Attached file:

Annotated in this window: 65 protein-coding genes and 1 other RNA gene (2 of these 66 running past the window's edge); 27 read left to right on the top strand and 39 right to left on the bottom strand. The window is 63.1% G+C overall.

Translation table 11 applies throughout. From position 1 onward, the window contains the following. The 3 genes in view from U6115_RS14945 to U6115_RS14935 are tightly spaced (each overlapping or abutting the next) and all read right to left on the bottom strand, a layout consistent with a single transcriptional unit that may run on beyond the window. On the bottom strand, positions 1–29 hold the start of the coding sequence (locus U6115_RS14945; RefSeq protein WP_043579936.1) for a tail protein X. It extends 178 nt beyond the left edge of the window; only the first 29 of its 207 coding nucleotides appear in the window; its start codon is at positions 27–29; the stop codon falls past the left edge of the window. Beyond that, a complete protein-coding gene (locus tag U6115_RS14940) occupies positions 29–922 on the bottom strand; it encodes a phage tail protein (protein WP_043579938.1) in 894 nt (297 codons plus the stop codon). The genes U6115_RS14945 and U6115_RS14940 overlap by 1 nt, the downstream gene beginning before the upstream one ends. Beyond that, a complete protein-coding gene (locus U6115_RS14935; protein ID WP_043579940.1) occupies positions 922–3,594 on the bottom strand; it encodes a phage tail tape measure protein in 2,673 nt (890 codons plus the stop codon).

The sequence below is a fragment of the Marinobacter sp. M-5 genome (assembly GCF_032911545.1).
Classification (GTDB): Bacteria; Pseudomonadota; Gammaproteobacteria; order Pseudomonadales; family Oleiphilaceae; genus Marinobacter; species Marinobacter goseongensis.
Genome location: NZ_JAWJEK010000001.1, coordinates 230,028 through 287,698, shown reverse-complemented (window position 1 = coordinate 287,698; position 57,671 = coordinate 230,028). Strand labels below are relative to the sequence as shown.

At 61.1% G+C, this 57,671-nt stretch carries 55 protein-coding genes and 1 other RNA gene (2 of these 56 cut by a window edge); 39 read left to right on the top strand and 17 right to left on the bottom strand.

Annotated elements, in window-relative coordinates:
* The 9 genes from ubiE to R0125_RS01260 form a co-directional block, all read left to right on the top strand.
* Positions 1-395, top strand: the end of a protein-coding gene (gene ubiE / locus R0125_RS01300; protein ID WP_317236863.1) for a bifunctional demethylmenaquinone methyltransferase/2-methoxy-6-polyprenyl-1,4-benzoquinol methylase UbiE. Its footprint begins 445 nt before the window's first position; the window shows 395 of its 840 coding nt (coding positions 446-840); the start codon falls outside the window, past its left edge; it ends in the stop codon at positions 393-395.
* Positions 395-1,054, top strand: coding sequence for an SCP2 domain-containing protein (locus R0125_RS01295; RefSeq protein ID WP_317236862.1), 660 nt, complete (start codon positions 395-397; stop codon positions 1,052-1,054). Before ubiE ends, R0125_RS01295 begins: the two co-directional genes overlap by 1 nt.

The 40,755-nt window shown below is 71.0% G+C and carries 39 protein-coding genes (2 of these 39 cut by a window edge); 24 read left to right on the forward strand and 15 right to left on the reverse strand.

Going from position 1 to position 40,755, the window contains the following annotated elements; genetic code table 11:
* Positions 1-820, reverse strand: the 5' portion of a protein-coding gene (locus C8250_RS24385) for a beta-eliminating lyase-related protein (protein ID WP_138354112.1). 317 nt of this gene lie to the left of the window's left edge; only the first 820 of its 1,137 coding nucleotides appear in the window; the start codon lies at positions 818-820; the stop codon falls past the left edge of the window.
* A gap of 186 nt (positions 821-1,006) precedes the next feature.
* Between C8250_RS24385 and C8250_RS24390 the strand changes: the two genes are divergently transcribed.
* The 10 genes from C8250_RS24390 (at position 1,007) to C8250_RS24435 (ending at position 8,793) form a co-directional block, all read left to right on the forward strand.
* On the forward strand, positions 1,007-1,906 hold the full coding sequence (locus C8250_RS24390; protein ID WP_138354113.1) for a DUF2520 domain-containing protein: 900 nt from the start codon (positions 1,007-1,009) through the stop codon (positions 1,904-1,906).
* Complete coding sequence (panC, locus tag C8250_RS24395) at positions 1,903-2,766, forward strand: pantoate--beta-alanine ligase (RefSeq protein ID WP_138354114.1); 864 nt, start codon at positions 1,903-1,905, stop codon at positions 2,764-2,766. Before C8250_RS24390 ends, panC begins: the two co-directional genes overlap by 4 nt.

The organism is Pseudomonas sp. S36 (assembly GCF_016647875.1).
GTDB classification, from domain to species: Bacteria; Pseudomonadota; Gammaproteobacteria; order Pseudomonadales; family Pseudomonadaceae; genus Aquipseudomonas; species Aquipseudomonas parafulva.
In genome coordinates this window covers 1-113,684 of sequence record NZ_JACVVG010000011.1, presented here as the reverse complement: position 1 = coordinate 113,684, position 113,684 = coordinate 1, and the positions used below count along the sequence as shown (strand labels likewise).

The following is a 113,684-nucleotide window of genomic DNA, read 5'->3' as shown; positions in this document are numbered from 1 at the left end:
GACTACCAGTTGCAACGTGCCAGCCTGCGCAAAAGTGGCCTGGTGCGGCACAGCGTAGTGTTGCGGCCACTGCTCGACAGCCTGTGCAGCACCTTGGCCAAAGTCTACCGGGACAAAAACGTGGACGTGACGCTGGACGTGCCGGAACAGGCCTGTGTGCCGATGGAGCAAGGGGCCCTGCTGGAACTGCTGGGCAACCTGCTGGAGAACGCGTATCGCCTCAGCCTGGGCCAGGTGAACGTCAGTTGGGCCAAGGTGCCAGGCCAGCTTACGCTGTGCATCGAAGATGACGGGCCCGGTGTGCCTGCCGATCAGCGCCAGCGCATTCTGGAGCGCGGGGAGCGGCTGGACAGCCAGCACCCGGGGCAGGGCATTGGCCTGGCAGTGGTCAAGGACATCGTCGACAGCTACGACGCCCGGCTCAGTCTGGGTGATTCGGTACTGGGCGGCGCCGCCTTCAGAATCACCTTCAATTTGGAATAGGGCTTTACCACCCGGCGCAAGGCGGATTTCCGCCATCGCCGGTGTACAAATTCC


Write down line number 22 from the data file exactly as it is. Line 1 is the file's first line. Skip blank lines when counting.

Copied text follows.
The following is a 113,684-nucleotide window of genomic DNA, read 5'->3' as shown; positions in this document are numbered from 1 at the left end: